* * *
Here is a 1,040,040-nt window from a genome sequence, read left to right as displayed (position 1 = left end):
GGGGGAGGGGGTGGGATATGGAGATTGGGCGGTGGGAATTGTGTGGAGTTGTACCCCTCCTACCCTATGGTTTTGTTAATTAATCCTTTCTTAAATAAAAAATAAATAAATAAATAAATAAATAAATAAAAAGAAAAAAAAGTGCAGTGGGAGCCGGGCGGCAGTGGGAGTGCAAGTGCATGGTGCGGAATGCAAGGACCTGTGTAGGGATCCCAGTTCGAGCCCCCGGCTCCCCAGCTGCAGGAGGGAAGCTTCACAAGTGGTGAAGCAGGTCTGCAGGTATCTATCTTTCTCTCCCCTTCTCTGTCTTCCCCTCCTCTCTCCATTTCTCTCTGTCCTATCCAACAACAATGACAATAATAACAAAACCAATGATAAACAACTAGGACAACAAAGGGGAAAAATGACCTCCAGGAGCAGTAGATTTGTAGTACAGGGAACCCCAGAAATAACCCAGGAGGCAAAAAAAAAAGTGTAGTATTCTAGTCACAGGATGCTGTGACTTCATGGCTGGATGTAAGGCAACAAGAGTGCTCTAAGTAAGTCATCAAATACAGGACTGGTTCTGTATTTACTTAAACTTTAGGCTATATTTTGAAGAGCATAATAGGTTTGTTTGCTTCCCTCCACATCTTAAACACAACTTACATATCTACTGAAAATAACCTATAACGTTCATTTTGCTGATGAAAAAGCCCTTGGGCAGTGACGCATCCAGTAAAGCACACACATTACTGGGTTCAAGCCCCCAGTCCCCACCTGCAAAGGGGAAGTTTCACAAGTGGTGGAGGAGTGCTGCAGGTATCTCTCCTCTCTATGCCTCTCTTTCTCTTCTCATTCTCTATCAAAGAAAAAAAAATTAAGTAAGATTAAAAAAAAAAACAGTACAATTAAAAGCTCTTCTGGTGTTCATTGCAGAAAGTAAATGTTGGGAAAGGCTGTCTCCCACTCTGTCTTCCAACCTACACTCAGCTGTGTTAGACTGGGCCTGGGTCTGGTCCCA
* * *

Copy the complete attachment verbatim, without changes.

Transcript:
Here is a 1,040,040-nt window from a genome sequence, read left to right as displayed (position 1 = left end):
GGGGGAGGGGGTGGGATATGGAGATTGGGCGGTGGGAATTGTGTGGAGTTGTACCCCTCCTACCCTATGGTTTTGTTAATTAATCCTTTCTTAAATAAAAAATAAATAAATAAATAAATAAATAAATAAAAAGAAAAAAAAGTGCAGTGGGAGCCGGGCGGCAGTGGGAGTGCAAGTGCATGGTGCGGAATGCAAGGACCTGTGTAGGGATCCCAGTTCGAGCCCCCGGCTCCCCAGCTGCAGGAGGGAAGCTTCACAAGTGGTGAAGCAGGTCTGCAGGTATCTATCTTTCTCTCCCCTTCTCTGTCTTCCCCTCCTCTCTCCATTTCTCTCTGTCCTATCCAACAACAATGACAATAATAACAAAACCAATGATAAACAACTAGGACAACAAAGGGGAAAAATGACCTCCAGGAGCAGTAGATTTGTAGTACAGGGAACCCCAGAAATAACCCAGGAGGCAAAAAAAAAAGTGTAGTATTCTAGTCACAGGATGCTGTGACTTCATGGCTGGATGTAAGGCAACAAGAGTGCTCTAAGTAAGTCATCAAATACAGGACTGGTTCTGTATTTACTTAAACTTTAGGCTATATTTTGAAGAGCATAATAGGTTTGTTTGCTTCCCTCCACATCTTAAACACAACTTACATATCTACTGAAAATAACCTATAACGTTCATTTTGCTGATGAAAAAGCCCTTGGGCAGTGACGCATCCAGTAAAGCACACACATTACTGGGTTCAAGCCCCCAGTCCCCACCTGCAAAGGGGAAGTTTCACAAGTGGTGGAGGAGTGCTGCAGGTATCTCTCCTCTCTATGCCTCTCTTTCTCTTCTCATTCTCTATCAAAGAAAAAAAAATTAAGTAAGATTAAAAAAAAAAACAGTACAATTAAAAGCTCTTCTGGTGTTCATTGCAGAAAGTAAATGTTGGGAAAGGCTGTCTCCCACTCTGTCTTCCAACCTACACTCAGCTGTGTTAGACTGGGCCTGGGTCTGGTCCCA